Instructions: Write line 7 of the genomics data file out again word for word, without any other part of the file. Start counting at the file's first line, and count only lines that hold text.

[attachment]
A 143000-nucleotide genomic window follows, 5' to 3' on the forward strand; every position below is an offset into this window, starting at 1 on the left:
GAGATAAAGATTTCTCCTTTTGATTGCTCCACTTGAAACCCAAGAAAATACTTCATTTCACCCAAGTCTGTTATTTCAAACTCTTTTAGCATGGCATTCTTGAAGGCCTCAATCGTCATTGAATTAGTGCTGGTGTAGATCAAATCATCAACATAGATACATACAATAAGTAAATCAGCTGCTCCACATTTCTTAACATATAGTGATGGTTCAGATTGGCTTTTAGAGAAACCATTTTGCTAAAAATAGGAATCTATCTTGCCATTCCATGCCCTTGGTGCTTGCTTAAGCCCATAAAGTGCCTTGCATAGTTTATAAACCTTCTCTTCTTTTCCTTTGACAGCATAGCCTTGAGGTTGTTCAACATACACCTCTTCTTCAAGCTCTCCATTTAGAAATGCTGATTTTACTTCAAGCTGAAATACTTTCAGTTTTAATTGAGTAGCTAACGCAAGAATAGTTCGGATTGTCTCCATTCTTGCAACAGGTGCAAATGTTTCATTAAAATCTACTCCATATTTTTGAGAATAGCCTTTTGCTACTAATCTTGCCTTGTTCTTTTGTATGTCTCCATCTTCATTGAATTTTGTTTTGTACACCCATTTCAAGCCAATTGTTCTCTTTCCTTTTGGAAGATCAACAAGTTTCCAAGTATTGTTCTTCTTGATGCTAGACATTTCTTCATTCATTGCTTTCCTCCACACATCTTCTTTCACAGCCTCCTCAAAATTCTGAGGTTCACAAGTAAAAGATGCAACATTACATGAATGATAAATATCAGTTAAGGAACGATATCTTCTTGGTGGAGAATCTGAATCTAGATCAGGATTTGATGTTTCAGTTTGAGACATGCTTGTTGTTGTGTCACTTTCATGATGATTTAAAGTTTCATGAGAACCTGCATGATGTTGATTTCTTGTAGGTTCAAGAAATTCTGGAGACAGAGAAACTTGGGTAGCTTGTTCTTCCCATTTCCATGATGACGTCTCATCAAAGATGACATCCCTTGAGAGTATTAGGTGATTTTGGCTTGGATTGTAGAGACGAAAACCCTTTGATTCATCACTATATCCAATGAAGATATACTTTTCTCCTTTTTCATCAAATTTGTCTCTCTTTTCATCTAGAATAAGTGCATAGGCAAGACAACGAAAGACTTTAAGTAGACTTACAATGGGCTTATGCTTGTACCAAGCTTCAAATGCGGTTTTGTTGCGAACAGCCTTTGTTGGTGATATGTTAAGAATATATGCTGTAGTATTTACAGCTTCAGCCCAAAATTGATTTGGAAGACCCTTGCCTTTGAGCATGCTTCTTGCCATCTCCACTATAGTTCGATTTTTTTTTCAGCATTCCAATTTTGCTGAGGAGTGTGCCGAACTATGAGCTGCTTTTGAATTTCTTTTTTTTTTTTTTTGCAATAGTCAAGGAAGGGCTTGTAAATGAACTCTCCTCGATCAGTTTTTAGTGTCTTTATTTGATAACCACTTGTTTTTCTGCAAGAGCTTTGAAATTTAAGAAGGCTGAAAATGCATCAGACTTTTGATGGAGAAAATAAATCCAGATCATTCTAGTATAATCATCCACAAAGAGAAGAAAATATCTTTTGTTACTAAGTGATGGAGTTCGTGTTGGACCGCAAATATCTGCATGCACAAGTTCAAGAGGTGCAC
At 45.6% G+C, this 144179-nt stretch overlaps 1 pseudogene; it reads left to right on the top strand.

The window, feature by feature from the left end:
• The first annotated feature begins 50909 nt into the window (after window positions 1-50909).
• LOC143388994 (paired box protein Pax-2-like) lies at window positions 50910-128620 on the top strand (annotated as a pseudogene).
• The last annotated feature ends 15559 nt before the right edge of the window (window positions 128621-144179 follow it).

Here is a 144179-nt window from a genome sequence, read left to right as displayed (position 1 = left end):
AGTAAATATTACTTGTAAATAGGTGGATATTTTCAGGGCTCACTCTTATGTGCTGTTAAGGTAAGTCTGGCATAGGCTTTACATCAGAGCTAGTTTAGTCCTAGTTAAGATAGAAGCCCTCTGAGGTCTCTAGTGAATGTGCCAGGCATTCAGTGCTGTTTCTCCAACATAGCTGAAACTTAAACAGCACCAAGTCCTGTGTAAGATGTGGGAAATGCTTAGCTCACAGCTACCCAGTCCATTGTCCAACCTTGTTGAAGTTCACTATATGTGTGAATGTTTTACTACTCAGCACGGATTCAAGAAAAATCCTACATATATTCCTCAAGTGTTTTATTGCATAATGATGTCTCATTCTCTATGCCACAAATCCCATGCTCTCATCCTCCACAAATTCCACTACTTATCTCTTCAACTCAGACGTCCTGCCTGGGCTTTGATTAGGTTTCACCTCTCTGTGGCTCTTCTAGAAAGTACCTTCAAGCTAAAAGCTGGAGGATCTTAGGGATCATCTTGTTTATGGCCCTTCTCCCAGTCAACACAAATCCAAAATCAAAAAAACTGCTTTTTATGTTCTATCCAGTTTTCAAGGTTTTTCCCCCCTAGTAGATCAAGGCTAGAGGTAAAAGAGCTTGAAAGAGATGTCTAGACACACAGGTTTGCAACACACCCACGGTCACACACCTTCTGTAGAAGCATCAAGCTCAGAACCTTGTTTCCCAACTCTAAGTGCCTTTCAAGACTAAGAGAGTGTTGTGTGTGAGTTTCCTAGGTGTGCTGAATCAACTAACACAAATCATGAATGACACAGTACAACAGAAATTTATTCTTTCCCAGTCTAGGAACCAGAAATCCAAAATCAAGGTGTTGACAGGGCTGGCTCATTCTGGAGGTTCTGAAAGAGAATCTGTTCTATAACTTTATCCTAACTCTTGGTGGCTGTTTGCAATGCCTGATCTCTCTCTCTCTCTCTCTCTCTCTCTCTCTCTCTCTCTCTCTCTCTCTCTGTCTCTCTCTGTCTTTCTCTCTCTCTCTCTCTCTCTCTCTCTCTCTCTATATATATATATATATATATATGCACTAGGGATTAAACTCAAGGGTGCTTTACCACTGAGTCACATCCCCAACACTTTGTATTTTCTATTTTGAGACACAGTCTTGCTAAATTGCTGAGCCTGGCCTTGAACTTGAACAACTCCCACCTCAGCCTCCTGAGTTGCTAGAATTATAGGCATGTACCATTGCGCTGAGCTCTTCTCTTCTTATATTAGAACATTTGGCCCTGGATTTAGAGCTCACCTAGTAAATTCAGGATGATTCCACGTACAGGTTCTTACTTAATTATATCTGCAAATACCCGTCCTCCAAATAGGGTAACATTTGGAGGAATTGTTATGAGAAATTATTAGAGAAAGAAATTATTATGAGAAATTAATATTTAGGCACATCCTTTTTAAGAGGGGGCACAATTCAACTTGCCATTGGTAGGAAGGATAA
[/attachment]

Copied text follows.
• The last annotated feature ends 15559 nt before the right edge of the window (window positions 128621-144179 follow it).